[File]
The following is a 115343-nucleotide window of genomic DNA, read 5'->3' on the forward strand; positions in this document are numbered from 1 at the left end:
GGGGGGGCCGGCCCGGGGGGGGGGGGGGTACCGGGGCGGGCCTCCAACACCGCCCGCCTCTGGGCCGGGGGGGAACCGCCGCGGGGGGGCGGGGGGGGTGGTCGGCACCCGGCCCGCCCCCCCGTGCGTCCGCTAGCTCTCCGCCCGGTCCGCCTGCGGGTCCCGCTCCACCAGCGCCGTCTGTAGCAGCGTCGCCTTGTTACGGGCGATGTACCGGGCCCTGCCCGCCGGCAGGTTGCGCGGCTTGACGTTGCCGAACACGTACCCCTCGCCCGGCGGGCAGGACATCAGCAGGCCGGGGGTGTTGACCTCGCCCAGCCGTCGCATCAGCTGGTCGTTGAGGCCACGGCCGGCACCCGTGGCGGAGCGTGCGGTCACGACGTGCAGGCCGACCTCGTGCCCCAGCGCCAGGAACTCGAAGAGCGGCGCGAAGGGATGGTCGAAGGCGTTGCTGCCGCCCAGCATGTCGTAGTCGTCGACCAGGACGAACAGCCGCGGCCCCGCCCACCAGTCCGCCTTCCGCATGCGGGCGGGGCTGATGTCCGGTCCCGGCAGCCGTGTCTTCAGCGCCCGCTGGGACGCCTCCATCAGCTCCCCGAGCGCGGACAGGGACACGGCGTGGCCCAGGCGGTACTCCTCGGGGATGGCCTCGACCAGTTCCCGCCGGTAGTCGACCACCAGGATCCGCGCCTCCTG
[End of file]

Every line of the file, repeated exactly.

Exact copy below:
The following is a 115343-nucleotide window of genomic DNA, read 5'->3' on the forward strand; positions in this document are numbered from 1 at the left end:
GGGGGGGCCGGCCCGGGGGGGGGGGGGGTACCGGGGCGGGCCTCCAACACCGCCCGCCTCTGGGCCGGGGGGGAACCGCCGCGGGGGGGCGGGGGGGGTGGTCGGCACCCGGCCCGCCCCCCCGTGCGTCCGCTAGCTCTCCGCCCGGTCCGCCTGCGGGTCCCGCTCCACCAGCGCCGTCTGTAGCAGCGTCGCCTTGTTACGGGCGATGTACCGGGCCCTGCCCGCCGGCAGGTTGCGCGGCTTGACGTTGCCGAACACGTACCCCTCGCCCGGCGGGCAGGACATCAGCAGGCCGGGGGTGTTGACCTCGCCCAGCCGTCGCATCAGCTGGTCGTTGAGGCCACGGCCGGCACCCGTGGCGGAGCGTGCGGTCACGACGTGCAGGCCGACCTCGTGCCCCAGCGCCAGGAACTCGAAGAGCGGCGCGAAGGGATGGTCGAAGGCGTTGCTGCCGCCCAGCATGTCGTAGTCGTCGACCAGGACGAACAGCCGCGGCCCCGCCCACCAGTCCGCCTTCCGCATGCGGGCGGGGCTGATGTCCGGTCCCGGCAGCCGTGTCTTCAGCGCCCGCTGGGACGCCTCCATCAGCTCCCCGAGCGCGGACAGGGACACGGCGTGGCCCAGGCGGTACTCCTCGGGGATGGCCTCGACCAGTTCCCGCCGGTAGTCGACCACCAGGATCCGCGCCTCCTG